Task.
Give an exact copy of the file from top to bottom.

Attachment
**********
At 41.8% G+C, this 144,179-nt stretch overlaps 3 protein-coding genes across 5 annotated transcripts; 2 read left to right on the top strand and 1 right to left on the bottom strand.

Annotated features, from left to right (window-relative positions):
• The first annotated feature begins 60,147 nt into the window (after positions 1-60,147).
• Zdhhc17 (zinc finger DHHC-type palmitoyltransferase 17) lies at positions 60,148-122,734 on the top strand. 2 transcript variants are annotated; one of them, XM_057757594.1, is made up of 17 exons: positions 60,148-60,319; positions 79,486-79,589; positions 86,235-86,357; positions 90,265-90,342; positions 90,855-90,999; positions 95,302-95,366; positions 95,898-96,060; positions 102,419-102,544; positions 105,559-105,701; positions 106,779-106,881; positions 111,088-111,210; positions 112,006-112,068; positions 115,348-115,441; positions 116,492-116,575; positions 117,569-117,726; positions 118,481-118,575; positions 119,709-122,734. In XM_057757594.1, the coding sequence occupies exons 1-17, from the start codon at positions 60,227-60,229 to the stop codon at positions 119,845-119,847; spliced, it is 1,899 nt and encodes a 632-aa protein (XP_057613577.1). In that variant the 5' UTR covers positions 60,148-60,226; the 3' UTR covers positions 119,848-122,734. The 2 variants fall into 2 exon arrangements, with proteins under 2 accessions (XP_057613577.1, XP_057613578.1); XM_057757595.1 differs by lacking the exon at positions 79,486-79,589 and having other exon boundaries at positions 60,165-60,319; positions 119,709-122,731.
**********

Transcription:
At 41.8% G+C, this 144,179-nt stretch overlaps 3 protein-coding genes across 5 annotated transcripts; 2 read left to right on the top strand and 1 right to left on the bottom strand.

Annotated features, from left to right (window-relative positions):
• The first annotated feature begins 60,147 nt into the window (after positions 1-60,147).
• Zdhhc17 (zinc finger DHHC-type palmitoyltransferase 17) lies at positions 60,148-122,734 on the top strand. 2 transcript variants are annotated; one of them, XM_057757594.1, is made up of 17 exons: positions 60,148-60,319; positions 79,486-79,589; positions 86,235-86,357; positions 90,265-90,342; positions 90,855-90,999; positions 95,302-95,366; positions 95,898-96,060; positions 102,419-102,544; positions 105,559-105,701; positions 106,779-106,881; positions 111,088-111,210; positions 112,006-112,068; positions 115,348-115,441; positions 116,492-116,575; positions 117,569-117,726; positions 118,481-118,575; positions 119,709-122,734. In XM_057757594.1, the coding sequence occupies exons 1-17, from the start codon at positions 60,227-60,229 to the stop codon at positions 119,845-119,847; spliced, it is 1,899 nt and encodes a 632-aa protein (XP_057613577.1). In that variant the 5' UTR covers positions 60,148-60,226; the 3' UTR covers positions 119,848-122,734. The 2 variants fall into 2 exon arrangements, with proteins under 2 accessions (XP_057613577.1, XP_057613578.1); XM_057757595.1 differs by lacking the exon at positions 79,486-79,589 and having other exon boundaries at positions 60,165-60,319; positions 119,709-122,731.